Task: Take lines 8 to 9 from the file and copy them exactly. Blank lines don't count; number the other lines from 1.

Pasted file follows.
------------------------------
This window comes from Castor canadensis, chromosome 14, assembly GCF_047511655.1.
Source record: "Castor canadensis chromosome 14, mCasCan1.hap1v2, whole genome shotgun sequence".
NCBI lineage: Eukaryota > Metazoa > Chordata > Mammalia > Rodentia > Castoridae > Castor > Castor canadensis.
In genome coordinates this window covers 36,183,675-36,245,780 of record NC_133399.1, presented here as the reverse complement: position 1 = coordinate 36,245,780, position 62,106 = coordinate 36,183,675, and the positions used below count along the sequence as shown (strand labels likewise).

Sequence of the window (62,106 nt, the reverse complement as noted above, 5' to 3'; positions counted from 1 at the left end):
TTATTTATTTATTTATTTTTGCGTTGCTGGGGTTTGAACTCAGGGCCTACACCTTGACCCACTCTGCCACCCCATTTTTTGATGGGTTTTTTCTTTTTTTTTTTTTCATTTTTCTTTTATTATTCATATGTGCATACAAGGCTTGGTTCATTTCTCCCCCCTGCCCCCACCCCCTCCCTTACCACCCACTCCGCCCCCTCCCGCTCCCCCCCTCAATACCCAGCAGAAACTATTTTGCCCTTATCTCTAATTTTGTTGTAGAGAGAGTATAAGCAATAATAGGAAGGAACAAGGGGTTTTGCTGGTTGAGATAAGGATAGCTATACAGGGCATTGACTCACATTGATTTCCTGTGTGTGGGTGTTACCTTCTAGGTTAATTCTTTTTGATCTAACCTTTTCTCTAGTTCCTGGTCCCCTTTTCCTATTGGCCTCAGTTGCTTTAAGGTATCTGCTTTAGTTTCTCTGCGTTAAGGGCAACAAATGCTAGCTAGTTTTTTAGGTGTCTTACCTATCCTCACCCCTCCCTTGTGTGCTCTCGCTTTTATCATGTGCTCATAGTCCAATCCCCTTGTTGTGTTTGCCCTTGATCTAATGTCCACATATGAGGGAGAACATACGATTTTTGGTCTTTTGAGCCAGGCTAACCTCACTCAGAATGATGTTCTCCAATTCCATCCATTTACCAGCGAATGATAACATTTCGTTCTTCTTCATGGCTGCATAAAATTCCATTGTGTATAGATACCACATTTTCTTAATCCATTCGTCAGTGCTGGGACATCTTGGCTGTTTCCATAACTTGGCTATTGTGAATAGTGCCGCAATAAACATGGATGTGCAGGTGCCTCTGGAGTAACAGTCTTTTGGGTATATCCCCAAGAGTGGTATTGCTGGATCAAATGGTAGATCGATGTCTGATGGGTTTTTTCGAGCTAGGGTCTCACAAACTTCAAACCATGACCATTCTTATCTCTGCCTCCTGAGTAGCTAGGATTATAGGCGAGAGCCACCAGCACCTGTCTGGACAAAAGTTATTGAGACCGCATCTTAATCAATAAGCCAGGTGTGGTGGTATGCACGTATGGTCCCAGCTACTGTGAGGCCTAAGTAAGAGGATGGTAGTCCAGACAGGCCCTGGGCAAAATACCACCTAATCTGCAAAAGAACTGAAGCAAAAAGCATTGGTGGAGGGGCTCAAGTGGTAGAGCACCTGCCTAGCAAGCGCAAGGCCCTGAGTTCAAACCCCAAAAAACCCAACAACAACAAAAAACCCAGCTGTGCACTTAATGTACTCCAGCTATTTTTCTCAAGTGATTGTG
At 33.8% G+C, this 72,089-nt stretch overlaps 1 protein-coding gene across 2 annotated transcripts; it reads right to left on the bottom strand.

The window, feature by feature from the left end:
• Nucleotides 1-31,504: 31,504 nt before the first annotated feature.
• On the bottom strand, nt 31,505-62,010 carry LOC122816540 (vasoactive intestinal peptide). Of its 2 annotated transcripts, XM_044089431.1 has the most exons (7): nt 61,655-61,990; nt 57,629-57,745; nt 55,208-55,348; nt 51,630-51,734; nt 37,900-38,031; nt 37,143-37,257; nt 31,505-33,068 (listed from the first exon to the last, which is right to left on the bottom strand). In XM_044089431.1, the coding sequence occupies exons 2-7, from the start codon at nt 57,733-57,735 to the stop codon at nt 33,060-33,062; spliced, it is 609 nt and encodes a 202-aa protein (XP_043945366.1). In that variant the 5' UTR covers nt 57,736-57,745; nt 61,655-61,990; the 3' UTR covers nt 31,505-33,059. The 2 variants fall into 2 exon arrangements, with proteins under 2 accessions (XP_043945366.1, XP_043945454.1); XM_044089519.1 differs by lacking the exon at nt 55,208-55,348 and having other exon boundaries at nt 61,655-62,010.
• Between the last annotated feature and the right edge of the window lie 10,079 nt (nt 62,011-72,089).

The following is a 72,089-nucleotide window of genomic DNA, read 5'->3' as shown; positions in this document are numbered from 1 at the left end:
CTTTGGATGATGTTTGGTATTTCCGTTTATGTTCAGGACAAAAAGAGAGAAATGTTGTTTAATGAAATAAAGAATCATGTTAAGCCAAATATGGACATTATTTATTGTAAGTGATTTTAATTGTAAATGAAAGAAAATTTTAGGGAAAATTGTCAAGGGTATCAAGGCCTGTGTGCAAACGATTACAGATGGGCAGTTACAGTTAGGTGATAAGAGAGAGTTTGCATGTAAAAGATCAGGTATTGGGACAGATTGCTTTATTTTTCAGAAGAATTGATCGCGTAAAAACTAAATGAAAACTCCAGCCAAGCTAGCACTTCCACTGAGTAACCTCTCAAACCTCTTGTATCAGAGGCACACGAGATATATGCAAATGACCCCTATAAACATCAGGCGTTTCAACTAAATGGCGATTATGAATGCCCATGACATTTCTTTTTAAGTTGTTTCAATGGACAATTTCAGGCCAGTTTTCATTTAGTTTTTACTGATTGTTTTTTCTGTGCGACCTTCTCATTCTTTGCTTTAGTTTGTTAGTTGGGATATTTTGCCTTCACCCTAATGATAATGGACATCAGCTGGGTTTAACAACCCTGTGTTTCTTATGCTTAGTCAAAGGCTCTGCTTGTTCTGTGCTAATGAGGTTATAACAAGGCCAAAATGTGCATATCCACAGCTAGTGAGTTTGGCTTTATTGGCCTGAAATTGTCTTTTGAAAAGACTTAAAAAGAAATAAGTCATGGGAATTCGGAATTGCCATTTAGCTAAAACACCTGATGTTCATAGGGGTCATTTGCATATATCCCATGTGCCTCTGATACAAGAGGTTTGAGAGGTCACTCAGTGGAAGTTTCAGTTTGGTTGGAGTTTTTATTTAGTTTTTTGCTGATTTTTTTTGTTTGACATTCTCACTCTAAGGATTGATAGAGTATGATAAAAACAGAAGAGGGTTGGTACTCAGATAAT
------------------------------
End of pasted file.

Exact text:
The window, feature by feature from the left end:
• Nucleotides 1-31,504: 31,504 nt before the first annotated feature.